Yours in Creative Photography, Bob
PS – See part two of this post here
My buddy, Kevin Ames an editor of Photofocus, mentioned that many photographers have trouble monetizing their photography, especially when working on personal projects and asked that I share a few success stories. I did some research and found that this was the way I have built my business over the years. Here’s one of the stories on how I accomplished this. My personal projects are centered around learning a skill I was am trying to acquire. I then leveraging the image I’d created by selling, promoting the new skill — entering in image competition or garnering press. I hope you find these ideas helpful.
Once upon a time in a town near Atlanta …
Was on a visit to Atlanta to visit with my friends Ashley and Liz. In their neighborhood was a favorite restaurant of theirs called Manchester Arms. It was an overcast drizzly, dreary day. As I was entering the restaurant I noticed it had a kind of European pub flavor and I thought it would make a good subject for a new art technique I wanted to master. Despite the drizzle, I ran outside to grab a few frames from a couple different angles. For this particular use, the soft, overcast lighting worked well.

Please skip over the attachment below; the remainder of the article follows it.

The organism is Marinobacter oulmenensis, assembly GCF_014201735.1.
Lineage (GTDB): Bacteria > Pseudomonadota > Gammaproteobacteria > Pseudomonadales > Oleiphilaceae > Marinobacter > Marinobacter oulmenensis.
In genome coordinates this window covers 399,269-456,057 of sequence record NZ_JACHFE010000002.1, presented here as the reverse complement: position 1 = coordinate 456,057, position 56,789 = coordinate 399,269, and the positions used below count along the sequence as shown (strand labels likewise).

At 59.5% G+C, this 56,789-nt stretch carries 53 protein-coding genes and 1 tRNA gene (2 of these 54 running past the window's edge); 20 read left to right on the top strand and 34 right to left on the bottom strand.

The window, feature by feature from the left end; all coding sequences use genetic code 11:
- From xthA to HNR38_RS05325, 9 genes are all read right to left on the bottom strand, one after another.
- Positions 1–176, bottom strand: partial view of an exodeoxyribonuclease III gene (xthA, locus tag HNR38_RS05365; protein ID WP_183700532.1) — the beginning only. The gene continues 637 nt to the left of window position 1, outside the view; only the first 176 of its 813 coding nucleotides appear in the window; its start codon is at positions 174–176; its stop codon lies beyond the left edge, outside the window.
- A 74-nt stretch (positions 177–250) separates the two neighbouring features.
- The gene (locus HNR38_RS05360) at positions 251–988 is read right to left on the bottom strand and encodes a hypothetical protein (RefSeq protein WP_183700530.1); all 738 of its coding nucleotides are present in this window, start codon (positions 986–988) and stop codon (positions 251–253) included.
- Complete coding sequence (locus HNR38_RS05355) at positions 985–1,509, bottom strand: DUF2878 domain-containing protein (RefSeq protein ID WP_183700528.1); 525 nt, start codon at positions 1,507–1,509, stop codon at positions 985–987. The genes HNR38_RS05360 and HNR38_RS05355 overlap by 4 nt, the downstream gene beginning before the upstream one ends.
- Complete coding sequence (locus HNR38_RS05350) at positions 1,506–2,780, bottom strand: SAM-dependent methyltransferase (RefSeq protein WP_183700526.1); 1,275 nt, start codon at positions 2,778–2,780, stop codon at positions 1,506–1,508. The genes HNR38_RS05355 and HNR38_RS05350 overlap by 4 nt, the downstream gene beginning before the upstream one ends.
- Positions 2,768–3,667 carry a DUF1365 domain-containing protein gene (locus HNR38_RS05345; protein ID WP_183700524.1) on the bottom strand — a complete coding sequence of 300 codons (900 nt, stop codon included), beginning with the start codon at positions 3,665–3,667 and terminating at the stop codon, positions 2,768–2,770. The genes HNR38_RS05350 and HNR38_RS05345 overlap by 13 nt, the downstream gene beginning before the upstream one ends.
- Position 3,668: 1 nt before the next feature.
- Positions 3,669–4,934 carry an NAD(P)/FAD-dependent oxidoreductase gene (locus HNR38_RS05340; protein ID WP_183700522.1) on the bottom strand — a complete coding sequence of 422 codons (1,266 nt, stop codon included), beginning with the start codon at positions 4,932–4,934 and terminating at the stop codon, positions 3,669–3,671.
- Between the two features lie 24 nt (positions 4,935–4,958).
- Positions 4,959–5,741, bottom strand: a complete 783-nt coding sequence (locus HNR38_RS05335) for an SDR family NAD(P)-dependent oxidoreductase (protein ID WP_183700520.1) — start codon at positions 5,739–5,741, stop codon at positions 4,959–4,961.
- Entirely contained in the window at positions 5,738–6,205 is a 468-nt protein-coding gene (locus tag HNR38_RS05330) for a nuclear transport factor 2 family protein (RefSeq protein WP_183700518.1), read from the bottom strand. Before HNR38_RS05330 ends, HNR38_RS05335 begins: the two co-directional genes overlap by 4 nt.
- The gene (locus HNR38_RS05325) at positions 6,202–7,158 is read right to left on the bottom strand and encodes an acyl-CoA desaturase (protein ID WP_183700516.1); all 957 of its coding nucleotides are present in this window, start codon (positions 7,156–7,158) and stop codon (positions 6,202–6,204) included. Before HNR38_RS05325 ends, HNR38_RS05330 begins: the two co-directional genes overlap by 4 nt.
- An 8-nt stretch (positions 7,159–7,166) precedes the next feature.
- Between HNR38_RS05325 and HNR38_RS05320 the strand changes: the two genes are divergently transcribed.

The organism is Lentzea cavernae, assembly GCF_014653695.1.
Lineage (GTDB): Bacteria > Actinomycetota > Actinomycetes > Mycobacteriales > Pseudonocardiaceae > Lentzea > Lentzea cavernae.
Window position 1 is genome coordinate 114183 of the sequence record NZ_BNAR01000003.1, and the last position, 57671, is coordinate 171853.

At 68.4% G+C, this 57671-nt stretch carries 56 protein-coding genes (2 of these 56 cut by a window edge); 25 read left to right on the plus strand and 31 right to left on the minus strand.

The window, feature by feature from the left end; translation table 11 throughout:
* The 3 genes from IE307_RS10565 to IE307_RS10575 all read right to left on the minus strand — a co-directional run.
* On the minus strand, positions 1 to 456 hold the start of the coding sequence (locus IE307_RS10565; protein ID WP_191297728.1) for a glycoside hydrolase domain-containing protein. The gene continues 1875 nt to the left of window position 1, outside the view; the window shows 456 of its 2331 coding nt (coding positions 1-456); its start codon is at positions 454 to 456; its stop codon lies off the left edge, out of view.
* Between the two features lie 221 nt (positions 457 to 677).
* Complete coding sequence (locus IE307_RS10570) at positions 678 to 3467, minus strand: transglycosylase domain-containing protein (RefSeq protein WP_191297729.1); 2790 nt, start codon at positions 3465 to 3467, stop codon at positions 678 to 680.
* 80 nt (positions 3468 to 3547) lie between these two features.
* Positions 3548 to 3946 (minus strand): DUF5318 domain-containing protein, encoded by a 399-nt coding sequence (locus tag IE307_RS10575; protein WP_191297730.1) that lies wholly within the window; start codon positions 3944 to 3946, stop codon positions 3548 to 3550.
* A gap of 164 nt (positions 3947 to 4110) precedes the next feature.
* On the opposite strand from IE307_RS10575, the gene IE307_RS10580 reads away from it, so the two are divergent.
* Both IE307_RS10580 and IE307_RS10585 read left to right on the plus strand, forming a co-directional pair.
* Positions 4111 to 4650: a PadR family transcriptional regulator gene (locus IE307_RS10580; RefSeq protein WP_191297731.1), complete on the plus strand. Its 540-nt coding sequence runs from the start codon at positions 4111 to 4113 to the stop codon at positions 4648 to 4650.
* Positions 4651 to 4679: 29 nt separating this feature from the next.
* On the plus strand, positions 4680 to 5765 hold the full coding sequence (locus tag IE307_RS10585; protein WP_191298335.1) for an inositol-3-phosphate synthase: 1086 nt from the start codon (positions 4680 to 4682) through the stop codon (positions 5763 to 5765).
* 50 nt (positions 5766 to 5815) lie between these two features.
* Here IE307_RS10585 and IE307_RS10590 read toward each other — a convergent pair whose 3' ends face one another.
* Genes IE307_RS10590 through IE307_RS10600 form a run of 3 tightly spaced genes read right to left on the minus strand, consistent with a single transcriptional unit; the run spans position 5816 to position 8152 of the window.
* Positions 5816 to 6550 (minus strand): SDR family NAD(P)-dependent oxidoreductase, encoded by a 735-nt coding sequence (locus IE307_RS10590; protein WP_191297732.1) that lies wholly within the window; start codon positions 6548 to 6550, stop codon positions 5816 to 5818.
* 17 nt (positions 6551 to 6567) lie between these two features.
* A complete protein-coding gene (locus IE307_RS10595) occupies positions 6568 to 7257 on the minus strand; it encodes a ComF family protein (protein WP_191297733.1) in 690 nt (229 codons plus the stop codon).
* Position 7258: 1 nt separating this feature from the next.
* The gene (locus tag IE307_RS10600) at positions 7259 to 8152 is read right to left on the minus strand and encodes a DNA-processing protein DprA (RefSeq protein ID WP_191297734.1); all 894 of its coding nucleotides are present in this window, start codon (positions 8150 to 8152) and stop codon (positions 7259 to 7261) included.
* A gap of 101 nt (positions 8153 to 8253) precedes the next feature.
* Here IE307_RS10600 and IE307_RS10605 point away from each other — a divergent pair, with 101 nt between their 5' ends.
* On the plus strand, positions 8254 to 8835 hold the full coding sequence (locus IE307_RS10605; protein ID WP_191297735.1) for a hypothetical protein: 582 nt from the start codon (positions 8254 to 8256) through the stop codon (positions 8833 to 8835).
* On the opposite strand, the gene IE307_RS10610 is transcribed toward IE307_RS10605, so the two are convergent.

Here are the before and after images to show the results of my post-processing.
Manchester Arms restaurant in the rain – Before image
Finished art processed in Adobe Photoshop with textures, Blend Modes and masks.
Rest of the Story
You can check out this story more in-depth on my Photofocus blog post.
Dinner was just dandy, by the way!
Yours in Creative Photography, Bob
Portrait Pricing Guidelines with Steve Bedell – Part Four
Marketing Monday Guest Post
Here is Steve’s continuation from part 1 and part 2 and part 3 portrait pricing
“Six: Wall portrait bonus
We all know the money is in the wall portraits and wall groupings. So from our initial contact right through the sales session that’s what we should be striving for. To drive that point home, I offer a discounted price of about 30% off on gift prints when they purchase a portrait 20 inches or larger. (Note: The discounted price is the price I feel I should sell that product for. If they don’t have a wall portrait I am just more profitable on the smaller prints)